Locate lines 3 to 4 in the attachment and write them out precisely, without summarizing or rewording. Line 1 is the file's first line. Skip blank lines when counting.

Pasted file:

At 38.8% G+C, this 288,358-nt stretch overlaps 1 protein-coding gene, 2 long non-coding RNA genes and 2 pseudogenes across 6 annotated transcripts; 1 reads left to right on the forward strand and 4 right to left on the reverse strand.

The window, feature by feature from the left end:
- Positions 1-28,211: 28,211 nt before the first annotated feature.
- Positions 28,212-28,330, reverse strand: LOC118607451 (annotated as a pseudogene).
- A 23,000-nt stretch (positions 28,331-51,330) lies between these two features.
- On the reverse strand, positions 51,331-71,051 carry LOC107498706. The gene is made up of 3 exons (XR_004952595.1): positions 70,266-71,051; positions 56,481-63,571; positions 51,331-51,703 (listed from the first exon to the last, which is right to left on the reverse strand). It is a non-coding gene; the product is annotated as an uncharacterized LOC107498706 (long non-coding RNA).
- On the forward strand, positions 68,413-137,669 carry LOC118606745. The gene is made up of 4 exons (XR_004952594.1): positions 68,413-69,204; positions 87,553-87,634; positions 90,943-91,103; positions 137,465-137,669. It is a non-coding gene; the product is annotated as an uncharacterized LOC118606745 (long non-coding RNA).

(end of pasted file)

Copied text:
- Positions 1-28,211: 28,211 nt before the first annotated feature.
- Positions 28,212-28,330, reverse strand: LOC118607451 (annotated as a pseudogene).